Similar to a home equity loan, a cash-out refinance on a car "cashes out" any equity in the car when a refinance is done and the extra money goes to the borrower to use as he or she pleases. This type of loan works well for people who find themselves needing some extra cash while also owing much less on their car than what it is worth. The new loan is written for the full value price of the car.
For example, if a person has a car which is worth fifteen thousand dollars but they only owe nine thousand dollars on the loan, the person can refinance for the full fifteen thousand dollars and walk away from the transaction with six thousand dollars to spend. Not every lender will do this type of car refinance, and it is generally not advised by credit experts to cash out on car equity for frivolous spending or extra cash. On the other hand, this is a viable option for someone who needs a large amount of money unexpectedly and happens to have auto equity available. People who have paid-off cars can use this type of loan as well, and get a lower interest rate than if they had used a personal loan for the money.
Interest rates for refinancing are usually higher than interest rates for the purchase of a car, and for this reason you need to make sure that you pay special attention to the refinance interest rate when you apply for a loan. You may see an advertisement from a lender which states a low interest rate for auto loans, but upon further scrutiny you may find that this rate is only for the purchase of a new car, and not for the refinance of a vehicle you already have. Although you may have to do a little searching to find the actual interest rate offered for refinance loans, you should also be aware that these auto refinance rates may only be for people with good credit.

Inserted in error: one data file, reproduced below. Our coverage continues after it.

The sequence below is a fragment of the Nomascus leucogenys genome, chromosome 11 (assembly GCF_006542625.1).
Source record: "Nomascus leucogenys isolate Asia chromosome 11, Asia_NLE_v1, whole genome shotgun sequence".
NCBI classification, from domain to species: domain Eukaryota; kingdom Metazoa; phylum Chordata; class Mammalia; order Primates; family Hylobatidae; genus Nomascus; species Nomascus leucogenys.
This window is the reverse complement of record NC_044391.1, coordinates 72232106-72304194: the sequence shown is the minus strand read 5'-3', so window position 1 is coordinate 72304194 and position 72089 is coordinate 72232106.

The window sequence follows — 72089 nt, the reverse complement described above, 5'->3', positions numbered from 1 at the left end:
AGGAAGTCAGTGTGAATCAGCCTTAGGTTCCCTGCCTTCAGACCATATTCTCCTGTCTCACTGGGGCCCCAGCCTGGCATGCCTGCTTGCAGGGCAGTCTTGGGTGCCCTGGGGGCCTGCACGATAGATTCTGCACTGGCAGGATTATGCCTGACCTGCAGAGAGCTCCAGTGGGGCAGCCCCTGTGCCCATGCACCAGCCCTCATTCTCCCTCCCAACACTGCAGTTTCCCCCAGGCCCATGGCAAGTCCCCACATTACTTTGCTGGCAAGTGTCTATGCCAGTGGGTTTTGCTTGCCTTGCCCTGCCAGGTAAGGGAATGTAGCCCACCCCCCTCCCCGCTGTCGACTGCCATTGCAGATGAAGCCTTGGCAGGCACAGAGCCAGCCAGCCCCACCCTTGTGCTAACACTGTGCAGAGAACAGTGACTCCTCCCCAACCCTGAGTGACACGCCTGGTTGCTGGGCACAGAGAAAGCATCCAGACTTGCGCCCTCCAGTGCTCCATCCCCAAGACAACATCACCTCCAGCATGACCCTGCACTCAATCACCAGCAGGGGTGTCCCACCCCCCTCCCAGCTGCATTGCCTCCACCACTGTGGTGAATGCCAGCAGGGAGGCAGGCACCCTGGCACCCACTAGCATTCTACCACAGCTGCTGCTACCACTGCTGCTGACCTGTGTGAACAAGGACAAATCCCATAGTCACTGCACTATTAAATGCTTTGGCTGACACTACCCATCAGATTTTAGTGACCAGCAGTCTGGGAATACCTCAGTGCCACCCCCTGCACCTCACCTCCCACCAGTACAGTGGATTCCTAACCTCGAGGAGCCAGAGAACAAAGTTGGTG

If your credit has some blemishes on it then you will either be offered a higher interest rate or you will be turned down for the loan. Refinancing an auto loan is a great idea if you are able to get a lower interest rate, but don't be lured in by low interest rates advertised which won't even apply to your situation.
People usually refinance their car loans in an attempt to get a lower interest rate, but there are other instances for refinancing. Legal action, such as a divorce, may lead to a refinance because a loan which was once jointly owned by a couple will be turned over to only one person, resulting in the need to get the other person's name off the loan. Unfortunately, not all people in this and similar situations have good credit, and finding a lender for bad credit auto refinancing can be difficult.
When you apply for a refinance with bad credit you can expect to encounter high interest rates, and you may actually wind up refinancing into a higher interest rate than your current loan if your credit has gone downhill since you obtained the original loan. It is important to research current auto refinancing loan rates before applying, and if possible you should apply with a lender that you already do business with – such as your bank or credit union – as long as you have always made timely payments to the lender. Your bank or credit union may be able to overlook your current credit score and give you some leeway based on your financial history with them.
|Sheri Ann Richerson|